Once obtained, the sample is placed in a nutrient medium to transport it to the laboratory (we work with a field located in Tándil, in Buenos Aires, so it must travel 500 km to reach the processing place).
Decontamination is performed in the laboratory to eliminate microorganisms. Then, digestion is started with an enzyme to isolate the muscle progenitor cells. Isolated cells are placed in culture vessels with nutrient medium and, thus, cell multiplication begins.
Over the next few days, we add new nutrient media to them and increase the growing surface as they multiply. Once we have millions of millions of cells, we combine them with a biomaterial and give them the signals to start differentiating into muscle cells (different biological processes take place which include the fusion of cells between them to form the characteristic microtubules of muscle tissue). In this way we get the cultivated meat.
AgriBrasilis – How is consumer market acceptance of this product?
Laura Correa – A lot of research was done globally to evaluate consumer’s acceptance of this type of product. Evidence suggests most people see this technology as generating a social benefit rather than a personal benefit and are willing to accept it.
Cultured meat is considered more acceptable for consumption than other food technologies, such as GMOs, and more attractive than other proteins, such as insect based. While plant-derived proteins are widely accepted by consumers, cultured meat is more attractive for those who enjoy traditional meat.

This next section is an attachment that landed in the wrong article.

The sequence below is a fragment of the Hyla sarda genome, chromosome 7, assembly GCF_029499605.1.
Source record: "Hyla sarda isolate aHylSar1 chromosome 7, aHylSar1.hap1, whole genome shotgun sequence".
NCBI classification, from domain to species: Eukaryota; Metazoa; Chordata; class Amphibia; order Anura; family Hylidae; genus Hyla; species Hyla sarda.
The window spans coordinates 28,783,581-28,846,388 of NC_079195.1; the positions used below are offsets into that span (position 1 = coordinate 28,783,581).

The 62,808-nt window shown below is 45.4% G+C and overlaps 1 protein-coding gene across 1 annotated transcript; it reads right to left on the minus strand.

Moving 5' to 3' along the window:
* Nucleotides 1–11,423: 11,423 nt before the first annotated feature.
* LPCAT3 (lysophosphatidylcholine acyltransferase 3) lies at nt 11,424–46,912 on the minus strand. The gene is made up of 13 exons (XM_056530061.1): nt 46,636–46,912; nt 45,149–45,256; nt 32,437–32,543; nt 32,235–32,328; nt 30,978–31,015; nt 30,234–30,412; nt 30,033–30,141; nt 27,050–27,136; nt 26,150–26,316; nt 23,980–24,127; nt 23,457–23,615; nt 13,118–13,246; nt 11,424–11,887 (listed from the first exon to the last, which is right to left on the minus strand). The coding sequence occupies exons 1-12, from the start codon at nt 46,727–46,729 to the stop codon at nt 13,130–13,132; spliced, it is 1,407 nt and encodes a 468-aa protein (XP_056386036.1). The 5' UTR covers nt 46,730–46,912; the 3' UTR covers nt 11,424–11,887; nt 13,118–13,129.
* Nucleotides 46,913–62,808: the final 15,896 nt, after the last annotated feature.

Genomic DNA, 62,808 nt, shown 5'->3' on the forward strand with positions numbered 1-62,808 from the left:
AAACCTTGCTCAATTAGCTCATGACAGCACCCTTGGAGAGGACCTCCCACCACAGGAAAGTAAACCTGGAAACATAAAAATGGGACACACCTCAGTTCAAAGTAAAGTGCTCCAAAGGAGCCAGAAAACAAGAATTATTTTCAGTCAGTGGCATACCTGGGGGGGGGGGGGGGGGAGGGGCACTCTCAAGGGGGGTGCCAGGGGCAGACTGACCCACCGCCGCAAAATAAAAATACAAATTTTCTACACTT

Many consumers have negative feelings about traditional meat production and see cultivated meat as a benefit to animal welfare and the environment. However, some consumers perceive this as unnatural, generating distrust due to a lack of understanding of the production process. It is possible that, with the advancement of technology, this perception will diminish.
Taste and price will become the most important factors for the market success of cultured meat. Although some consumers are willing to pay a higher price for this, most are not, so consumption will depend on prices that reach the market.
AgriBrasilis – Comparing to conventional meat, what are the nutritional values?
Laura Correa – Nutritional values are similar for both.
AgriBrasilis – How can this technology revolutionize the future of meat?
Laura Correa – I believe cell cultivation is an evolutionary leap in our diet. Analyzing the history of the human species, the way we eat is fundamental for evolution and adaptation. Over the years, we’ve developed more efficient methods of generating protein-rich foods (we went from scavengers to predators, and then reared animals).
Cellular agriculture is the technology that will allow us to generate food in a more selective, efficient and sustainable way. 60% of the biomass of mammals inhabiting our planet are farm animals (introduced and maintained by man) while only 4% of that is composed of wild mammal species. The remaining 36% correspond to human beings.
If we think about a future where food is based on cellular agriculture, we will have balance on our planet again. It will no longer be necessary to slaughter millions of cattle a year to feed ourselves. Risks of transmitting zoonotic diseases that can generate a pandemic like we are experiencing will significantly decrease, and access to animal proteins will be egalitarian.